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Transcribing a slice of history

A newly-published two volume set of transcribed colonial journals have been handed over to the Tasmanian Archives.

Volunteers associated with the Narryna House museum have spent the last six years transcribing a selection of journals written by 1800s merchant Captain Andrew Haig, who Narryna House was built for.

The transcribed journals were handed over to the Tasmanian Archives at Libraries Tasmania and will now be available to read at libraries across the state.

“The Narryna volunteers have done an incredible job transcribing and editing Haig’s journals, which were made up of cryptic 19th century handwriting,” Heritage Librarian Ian Morrison said.

“We now have them in modern typeface with explanatory notes. These are now available all over the state for people to read.”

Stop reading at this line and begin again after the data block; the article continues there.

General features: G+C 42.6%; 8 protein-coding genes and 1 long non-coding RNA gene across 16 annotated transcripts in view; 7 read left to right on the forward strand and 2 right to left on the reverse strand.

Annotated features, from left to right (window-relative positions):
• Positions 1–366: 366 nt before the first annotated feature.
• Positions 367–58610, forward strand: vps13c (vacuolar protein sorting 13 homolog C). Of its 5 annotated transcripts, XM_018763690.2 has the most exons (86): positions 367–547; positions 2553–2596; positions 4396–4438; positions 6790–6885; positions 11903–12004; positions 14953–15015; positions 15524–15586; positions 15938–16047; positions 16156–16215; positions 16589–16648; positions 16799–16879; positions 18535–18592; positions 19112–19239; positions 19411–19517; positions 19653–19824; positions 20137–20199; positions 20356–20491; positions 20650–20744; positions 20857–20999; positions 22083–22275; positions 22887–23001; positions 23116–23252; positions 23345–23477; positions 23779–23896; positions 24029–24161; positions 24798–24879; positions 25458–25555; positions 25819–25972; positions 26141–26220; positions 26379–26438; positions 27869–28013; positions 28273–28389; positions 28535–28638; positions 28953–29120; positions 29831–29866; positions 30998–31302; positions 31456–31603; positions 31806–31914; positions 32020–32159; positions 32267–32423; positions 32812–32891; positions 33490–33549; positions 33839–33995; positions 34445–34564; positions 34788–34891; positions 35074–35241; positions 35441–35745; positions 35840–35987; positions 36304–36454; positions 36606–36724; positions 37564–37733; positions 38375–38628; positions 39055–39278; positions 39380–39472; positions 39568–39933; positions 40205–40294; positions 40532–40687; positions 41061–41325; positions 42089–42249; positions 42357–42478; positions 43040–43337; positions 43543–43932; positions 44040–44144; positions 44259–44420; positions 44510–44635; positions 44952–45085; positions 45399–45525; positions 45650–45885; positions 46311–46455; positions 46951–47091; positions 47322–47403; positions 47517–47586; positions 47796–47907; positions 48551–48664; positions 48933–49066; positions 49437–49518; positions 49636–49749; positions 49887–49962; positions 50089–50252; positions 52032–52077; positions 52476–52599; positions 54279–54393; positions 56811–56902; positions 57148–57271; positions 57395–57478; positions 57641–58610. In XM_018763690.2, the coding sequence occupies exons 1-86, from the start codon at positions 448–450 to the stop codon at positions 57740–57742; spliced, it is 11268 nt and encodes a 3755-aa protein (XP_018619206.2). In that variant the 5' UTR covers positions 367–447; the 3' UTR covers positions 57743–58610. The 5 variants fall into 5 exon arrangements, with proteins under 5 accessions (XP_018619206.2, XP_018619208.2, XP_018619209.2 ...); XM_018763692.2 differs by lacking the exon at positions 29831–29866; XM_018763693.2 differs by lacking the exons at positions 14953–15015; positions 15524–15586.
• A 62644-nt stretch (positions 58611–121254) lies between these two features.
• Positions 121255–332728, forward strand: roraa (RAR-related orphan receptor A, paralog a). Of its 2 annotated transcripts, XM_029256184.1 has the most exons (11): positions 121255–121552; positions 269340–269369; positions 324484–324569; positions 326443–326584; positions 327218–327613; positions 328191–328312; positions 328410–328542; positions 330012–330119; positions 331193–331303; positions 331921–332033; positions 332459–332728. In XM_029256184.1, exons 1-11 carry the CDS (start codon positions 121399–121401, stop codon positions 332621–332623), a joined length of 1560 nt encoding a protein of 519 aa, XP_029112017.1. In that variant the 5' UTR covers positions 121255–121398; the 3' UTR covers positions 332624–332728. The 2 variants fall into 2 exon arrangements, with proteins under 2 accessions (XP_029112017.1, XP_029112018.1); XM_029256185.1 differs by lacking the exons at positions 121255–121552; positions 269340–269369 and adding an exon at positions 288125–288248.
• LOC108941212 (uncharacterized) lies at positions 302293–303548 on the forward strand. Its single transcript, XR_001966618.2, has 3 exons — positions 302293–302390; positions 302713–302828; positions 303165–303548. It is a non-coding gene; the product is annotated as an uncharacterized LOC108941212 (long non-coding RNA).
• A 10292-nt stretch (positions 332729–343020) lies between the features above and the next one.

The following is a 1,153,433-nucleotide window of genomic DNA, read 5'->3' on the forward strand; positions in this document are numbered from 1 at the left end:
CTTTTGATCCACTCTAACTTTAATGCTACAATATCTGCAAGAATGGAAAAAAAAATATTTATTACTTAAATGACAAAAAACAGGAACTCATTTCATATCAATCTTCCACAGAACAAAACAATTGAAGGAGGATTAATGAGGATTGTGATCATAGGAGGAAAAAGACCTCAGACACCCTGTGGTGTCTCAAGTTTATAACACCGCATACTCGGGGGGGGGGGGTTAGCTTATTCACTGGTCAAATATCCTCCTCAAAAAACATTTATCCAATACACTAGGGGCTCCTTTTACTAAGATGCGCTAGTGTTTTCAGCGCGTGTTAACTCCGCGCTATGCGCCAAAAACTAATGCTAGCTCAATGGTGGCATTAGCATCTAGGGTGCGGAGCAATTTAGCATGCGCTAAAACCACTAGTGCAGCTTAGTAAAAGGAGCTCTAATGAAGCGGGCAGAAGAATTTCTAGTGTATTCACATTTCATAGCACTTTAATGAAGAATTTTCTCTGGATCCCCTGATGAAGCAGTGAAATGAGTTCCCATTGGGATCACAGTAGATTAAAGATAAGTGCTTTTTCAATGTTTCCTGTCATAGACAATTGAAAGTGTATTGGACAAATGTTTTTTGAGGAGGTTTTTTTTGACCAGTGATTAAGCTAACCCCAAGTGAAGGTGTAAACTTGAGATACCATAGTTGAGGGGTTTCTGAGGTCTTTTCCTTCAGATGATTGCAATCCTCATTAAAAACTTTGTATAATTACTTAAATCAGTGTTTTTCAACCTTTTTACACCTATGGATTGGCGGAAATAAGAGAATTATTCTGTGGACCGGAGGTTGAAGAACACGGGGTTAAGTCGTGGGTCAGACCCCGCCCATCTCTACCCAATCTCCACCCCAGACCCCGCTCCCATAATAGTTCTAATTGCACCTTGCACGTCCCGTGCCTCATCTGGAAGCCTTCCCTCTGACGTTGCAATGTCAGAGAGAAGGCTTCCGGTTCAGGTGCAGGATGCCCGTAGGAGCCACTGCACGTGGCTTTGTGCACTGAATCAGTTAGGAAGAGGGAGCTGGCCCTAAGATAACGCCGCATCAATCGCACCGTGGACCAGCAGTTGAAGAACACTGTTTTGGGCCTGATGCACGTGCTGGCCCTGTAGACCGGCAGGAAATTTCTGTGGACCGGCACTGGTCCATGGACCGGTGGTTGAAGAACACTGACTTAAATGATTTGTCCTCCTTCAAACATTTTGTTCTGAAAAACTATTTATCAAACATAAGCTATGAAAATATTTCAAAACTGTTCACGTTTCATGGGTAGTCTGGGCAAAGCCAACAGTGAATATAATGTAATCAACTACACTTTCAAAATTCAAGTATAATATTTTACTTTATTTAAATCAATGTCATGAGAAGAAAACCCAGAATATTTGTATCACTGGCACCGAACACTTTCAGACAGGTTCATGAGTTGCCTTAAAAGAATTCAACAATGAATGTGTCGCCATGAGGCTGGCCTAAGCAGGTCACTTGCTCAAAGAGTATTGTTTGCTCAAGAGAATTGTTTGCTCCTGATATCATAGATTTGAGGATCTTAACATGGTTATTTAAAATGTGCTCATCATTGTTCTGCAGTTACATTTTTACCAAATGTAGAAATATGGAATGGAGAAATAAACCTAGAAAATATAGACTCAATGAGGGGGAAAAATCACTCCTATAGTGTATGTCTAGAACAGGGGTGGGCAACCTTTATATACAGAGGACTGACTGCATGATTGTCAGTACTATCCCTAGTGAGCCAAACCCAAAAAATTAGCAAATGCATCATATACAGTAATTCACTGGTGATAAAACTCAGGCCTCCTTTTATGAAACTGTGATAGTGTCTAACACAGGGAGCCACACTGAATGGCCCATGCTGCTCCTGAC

Mr Haig’s journals provide a snapshot of what life was like for merchants living in Hobart during the 1840s.

“There were quite a few challenges in transcribing the text,” Narryna volunteer Felicity Hickman said.

“Even beyond reading the English text, Haig had very idiosyncratic spelling, and also incorporated a lot of non-English words and phrases, and also had a whole series of symbols he used throughout the journals.”

Throughout the journals volunteers noticed how the attitude and personality of Mr Haig developed and changed over time as he matured.

“He has a lot of ups and downs, he is quite emotional about a lot of things that happen to him throughout the periods these journals cover, his descriptions are very interesting at times,” volunteer Karyn Rendall said.

“It is fascinating watching his journey and his development.”

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About the Author: Tobias Hinds

Tobias is a passionate reporter that loves telling stories. He enjoys nothing more than spreading news about the hard work people are doing in our communities.

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